Technicians are seen near the Polar Satellite Launch Vehicle (PSLV-C25) at the Satish Dhawan Space Center in Sriharikota. (AP photo)
Technicians inspect the PSLV-C25 at the Satish Dhawan Space Center in Sriharikota. (PTI photo)
Technicians inspect the PSLV-C25 at the Satish Dhawan Space Center in Sriharikota. (AP photo)
Paramilitary soldiers stand guard at the control station for the mission to Mars at the Satish Dhawan Space Center in Sriharikota. (AP photo)
A technician monitors the functions of the PSLV-C25 at the Satish Dhawan Space Center in Sriharikota. (PTI photo)
Isro chairman K Radhakrishnan holds a model of Mars orbiter at his office in New Delhi. (AP photo)
Central Industrial Security Force personnel stand guard near the PSLV-C25 at the Satish Dhawan Space Center at Sriharikota. (AP photo)
Isro chairman K Radhakrishnan and his wife Padmini are seen at the Lord Venkateswara Temple at Tirumala in Tirupati. (PTI photo)
India will take its next major step forward in the space programme, after the successful launch of Chandrayaan-1 in 2008, when scientists of Indian Space Research Organisation (Isro) launch their maiden mission to Mars on Tuesday, at 2:38pm from the Satish Dhawan Space Centre in Sriharikota, Andhra Pradesh.
PSLV-C25, the 25th mission of PSLV and fifth in the XL configuration, will carry the 1,337 kg Mars Orbiter Satellite into a 250 km X 23,500 km elliptical orbit. The cost of the mission is Rs. 450 crore.
The 56 hours 30 minute countdown for the launch started on Sunday at 6.08am.
The coasting phase between the third stage (PS3) burn-out and the fourth-stage (PS4) ignition is longer for this mission. The total flight duration before the Orbiter is injected is nearly 40 minutes. This is longer than the average time of 20 minutes for earlier spacecrafts.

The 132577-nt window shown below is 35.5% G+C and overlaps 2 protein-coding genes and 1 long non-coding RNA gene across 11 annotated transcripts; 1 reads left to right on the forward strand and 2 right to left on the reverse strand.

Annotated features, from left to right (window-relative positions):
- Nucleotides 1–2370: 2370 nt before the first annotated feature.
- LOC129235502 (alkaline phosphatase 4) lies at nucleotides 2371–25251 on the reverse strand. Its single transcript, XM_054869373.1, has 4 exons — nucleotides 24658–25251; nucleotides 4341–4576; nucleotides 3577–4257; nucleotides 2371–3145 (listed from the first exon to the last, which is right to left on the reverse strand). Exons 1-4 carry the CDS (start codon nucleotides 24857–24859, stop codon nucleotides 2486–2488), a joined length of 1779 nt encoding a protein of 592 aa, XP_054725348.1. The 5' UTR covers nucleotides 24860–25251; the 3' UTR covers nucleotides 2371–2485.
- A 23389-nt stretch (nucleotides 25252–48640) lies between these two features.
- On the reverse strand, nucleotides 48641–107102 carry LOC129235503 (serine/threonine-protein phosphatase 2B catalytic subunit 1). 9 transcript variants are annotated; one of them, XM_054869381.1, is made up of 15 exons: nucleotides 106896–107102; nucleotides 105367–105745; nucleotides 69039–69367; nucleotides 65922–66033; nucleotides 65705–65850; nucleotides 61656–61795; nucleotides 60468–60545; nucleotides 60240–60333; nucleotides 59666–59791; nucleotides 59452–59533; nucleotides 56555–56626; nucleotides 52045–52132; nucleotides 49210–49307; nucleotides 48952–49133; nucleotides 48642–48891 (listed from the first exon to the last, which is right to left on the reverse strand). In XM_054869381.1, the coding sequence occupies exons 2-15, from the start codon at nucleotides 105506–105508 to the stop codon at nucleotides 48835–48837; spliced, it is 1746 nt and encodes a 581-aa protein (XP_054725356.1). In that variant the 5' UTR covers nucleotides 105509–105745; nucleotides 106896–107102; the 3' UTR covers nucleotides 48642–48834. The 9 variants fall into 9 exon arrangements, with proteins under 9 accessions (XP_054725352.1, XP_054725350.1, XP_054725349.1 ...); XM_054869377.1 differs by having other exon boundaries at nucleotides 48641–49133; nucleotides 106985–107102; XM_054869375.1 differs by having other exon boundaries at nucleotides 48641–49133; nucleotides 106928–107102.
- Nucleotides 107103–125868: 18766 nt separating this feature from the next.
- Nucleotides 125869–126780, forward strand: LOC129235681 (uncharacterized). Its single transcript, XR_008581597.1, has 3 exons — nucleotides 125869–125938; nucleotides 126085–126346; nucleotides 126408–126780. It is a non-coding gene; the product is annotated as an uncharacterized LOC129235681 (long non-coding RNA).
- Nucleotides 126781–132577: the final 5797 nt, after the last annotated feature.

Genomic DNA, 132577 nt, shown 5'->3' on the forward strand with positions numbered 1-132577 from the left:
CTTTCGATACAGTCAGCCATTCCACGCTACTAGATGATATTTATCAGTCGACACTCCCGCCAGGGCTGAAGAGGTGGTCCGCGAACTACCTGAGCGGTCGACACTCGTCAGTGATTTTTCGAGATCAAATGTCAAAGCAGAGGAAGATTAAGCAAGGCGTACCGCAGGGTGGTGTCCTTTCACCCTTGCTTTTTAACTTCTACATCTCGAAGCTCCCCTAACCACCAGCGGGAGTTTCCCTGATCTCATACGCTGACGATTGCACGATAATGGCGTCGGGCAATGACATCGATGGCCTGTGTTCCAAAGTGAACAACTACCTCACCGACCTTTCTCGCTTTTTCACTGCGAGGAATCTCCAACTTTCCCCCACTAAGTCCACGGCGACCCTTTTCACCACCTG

“There are several technological and scientific challenges in this mission. This is India’s first interplanetary mission. We had to calibrate our hardware to withstand a territory not experienced before,” Isro chairman Dr K Radhakrishnan said.
Comment: Mars Orbiter Mission is an incredibly low-budget mission
The spacecraft will move from the Earth’s sphere of influence and go to the heliocentric (sun-centric) orbit on December 1, 2013 at 12:42pm. It will remain in the trans-Martian orbit for nearly 300 days before finally entering the Mars orbit on September 24, 2014. It will then have to be re-oriented and slowed down to enter the Martian orbit or else it will vanish.
The Orbiter has five indigenously-designed payloads to carry different scientific experiments once it reaches the Martian atmosphere. The Methane Sensor is specifically designed to measure methane and map its sources on Mars.
The Mars-men: Indian scientists who made Mars Orbiter Mission possible
Science and faith: Ahead of Mars mission, temple run goes hand in hand with rocket science
One of the main objectives of this mission is to develop technologies required for design, planning, management and operations of an interplanetary mission.
The launch window for the MOM mission is from October 28, 2013 to November 19, 2013.
Here's ISRO's facebook post on the eve of the launch:
Here's what ISRO had tweeted on Sunday about the mission:
More: Mars mission to boost India's credentials for global missions